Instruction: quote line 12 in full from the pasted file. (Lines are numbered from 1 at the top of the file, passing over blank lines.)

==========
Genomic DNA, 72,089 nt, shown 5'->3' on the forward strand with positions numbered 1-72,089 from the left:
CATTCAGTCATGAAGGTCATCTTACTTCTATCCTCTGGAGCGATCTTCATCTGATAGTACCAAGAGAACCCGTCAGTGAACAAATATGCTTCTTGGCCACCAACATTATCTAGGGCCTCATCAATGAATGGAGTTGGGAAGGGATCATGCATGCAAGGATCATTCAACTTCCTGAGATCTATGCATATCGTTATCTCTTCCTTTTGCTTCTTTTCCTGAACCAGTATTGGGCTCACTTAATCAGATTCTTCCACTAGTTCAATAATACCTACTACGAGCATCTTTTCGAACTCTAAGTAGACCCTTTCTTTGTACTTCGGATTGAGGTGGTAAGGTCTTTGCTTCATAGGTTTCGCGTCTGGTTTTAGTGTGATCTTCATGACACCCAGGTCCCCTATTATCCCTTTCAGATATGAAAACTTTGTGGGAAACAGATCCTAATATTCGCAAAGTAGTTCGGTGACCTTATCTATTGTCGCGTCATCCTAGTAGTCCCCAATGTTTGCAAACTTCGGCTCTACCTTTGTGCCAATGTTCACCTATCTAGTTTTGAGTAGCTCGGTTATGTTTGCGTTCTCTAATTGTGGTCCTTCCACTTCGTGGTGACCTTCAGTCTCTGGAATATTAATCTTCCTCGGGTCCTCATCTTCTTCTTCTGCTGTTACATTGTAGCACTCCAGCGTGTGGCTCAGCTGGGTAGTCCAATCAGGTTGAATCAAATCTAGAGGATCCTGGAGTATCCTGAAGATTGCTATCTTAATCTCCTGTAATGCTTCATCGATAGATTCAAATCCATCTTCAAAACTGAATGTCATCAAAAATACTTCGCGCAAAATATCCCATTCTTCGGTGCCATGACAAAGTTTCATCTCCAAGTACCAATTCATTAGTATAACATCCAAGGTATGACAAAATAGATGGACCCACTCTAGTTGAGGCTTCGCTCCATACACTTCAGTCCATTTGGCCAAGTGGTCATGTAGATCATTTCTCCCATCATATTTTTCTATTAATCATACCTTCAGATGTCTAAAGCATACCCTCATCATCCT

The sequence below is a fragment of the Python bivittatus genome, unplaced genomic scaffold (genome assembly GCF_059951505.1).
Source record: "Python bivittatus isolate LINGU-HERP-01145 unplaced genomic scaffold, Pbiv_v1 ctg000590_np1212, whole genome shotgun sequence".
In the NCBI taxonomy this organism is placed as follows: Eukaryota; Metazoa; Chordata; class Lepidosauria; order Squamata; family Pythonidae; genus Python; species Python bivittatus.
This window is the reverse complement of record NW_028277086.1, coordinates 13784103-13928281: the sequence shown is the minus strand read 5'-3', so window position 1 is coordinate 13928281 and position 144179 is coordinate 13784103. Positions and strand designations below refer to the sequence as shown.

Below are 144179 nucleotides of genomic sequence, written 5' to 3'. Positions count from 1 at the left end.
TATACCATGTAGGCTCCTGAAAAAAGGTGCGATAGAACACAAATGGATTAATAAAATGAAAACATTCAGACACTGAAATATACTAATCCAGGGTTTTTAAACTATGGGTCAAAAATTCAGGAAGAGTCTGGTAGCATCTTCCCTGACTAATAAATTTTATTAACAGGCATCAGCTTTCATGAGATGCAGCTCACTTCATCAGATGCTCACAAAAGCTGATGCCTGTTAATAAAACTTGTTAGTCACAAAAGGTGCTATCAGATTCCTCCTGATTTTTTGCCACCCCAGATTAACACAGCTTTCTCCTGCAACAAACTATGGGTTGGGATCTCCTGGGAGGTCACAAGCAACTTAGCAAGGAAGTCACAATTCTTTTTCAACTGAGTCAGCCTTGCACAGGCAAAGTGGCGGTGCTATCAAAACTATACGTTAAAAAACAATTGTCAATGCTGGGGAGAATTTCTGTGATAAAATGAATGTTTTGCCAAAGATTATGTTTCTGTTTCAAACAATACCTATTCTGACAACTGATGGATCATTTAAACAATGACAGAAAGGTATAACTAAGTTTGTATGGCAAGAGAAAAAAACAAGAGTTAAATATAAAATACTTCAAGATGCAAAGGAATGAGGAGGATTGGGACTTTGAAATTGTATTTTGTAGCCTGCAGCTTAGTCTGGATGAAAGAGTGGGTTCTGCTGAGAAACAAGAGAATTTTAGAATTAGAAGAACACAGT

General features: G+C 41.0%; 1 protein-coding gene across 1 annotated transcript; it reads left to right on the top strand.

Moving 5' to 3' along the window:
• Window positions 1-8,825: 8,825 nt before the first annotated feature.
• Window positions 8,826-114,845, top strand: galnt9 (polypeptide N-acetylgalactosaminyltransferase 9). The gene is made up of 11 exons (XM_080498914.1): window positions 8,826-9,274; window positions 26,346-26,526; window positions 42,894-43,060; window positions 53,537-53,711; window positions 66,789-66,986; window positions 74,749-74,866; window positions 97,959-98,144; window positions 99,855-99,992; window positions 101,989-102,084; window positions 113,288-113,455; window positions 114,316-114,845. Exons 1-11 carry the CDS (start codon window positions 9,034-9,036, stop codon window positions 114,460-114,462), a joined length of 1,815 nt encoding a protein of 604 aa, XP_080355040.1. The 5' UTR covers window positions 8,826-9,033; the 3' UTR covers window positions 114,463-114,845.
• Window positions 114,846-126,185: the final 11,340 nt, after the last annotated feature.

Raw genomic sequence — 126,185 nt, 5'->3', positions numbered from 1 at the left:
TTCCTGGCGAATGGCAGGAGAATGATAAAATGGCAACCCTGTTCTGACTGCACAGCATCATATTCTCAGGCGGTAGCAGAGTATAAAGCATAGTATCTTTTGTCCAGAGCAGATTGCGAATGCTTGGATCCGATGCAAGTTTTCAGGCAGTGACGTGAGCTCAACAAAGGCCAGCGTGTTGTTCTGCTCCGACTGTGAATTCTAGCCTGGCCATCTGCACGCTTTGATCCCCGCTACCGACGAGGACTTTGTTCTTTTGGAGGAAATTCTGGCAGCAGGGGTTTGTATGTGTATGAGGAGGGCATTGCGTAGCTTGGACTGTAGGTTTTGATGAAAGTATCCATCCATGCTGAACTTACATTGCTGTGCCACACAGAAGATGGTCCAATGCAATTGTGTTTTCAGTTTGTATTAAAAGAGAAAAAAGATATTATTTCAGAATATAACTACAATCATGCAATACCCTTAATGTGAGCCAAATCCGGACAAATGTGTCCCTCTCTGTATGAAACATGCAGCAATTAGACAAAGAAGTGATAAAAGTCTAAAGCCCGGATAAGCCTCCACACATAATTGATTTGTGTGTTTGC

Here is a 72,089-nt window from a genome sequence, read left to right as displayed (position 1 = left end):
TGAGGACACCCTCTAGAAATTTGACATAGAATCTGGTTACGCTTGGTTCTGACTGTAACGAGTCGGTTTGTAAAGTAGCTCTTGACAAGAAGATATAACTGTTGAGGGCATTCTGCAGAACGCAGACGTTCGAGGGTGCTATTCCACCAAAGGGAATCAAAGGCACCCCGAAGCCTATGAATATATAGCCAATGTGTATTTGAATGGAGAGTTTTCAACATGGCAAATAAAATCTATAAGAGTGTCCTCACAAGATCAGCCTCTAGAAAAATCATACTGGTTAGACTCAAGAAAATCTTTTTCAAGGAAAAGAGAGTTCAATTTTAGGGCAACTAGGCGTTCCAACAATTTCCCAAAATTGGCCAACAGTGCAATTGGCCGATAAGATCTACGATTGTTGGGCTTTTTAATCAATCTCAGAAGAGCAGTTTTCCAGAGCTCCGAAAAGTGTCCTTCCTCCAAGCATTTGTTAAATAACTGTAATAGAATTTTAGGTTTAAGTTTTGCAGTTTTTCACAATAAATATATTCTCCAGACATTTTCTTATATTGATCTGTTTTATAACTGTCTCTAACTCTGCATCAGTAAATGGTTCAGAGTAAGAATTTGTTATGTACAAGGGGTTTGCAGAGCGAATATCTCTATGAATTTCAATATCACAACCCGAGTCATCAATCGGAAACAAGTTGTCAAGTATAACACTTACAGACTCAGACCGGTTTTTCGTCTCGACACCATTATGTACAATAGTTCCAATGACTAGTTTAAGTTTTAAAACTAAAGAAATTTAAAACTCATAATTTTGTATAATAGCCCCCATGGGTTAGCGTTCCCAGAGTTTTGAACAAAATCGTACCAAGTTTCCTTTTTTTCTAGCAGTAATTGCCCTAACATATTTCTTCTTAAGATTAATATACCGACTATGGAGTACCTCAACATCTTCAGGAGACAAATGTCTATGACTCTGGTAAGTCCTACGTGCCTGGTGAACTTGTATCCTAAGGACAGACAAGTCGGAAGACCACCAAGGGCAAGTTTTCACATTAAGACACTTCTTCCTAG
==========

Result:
• Window positions 8,826-114,845, top strand: galnt9 (polypeptide N-acetylgalactosaminyltransferase 9). The gene is made up of 11 exons (XM_080498914.1): window positions 8,826-9,274; window positions 26,346-26,526; window positions 42,894-43,060; window positions 53,537-53,711; window positions 66,789-66,986; window positions 74,749-74,866; window positions 97,959-98,144; window positions 99,855-99,992; window positions 101,989-102,084; window positions 113,288-113,455; window positions 114,316-114,845. Exons 1-11 carry the CDS (start codon window positions 9,034-9,036, stop codon window positions 114,460-114,462), a joined length of 1,815 nt encoding a protein of 604 aa, XP_080355040.1. The 5' UTR covers window positions 8,826-9,033; the 3' UTR covers window positions 114,463-114,845.